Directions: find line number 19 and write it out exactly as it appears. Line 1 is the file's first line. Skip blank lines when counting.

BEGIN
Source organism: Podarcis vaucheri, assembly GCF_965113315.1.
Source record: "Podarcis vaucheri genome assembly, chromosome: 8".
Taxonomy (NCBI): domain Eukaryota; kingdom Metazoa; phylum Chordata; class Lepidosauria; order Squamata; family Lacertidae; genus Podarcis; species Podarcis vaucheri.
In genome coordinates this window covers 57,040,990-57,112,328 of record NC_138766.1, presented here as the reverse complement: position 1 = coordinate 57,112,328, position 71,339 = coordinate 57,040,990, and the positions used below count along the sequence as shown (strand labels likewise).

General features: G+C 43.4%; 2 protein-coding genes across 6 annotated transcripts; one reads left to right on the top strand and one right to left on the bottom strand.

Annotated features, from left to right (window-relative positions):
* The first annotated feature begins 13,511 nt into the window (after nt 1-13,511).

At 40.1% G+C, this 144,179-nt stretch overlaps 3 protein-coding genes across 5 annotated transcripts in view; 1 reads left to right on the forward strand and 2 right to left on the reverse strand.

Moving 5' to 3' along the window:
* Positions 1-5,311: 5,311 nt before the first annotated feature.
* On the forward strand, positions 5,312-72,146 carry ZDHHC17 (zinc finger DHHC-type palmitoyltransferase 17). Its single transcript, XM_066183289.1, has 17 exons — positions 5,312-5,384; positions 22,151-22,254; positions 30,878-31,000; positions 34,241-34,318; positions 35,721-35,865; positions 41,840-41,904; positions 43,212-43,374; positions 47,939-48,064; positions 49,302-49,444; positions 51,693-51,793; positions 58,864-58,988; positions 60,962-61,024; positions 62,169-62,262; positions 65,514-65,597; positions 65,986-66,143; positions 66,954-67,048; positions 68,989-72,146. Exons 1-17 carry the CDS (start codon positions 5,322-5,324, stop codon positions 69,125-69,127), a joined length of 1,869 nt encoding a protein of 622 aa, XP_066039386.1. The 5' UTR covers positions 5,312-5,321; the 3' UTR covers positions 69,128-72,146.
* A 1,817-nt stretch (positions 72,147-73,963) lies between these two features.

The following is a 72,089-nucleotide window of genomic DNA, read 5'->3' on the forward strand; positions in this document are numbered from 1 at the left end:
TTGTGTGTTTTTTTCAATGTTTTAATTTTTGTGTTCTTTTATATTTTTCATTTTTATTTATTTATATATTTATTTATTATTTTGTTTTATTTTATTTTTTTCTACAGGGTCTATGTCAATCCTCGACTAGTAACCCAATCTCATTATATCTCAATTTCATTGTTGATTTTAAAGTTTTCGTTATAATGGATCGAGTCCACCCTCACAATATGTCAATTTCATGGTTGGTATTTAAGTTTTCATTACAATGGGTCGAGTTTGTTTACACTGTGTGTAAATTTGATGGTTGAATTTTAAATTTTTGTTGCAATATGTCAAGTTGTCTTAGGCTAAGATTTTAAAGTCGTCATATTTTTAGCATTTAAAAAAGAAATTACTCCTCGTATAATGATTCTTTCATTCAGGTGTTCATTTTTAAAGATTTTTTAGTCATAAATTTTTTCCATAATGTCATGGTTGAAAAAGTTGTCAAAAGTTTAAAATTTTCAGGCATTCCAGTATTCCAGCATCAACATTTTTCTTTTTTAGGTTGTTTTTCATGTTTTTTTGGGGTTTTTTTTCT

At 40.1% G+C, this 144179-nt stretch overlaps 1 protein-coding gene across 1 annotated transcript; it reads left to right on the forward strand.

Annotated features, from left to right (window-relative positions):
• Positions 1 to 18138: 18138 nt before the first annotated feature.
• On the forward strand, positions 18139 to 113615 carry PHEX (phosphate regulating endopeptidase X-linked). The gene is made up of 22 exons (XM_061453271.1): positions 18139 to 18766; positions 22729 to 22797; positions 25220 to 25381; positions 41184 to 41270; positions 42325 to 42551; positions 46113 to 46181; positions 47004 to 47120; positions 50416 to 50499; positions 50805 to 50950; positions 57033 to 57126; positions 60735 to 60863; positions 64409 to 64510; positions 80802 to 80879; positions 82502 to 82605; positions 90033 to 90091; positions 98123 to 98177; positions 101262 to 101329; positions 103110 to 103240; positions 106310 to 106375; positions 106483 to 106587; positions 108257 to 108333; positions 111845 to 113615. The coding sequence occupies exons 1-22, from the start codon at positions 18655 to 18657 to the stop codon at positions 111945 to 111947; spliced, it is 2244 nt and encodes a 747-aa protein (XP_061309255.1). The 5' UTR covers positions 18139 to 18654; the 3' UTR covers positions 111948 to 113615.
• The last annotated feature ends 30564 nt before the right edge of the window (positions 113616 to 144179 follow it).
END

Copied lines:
• The last annotated feature ends 30564 nt before the right edge of the window (positions 113616 to 144179 follow it).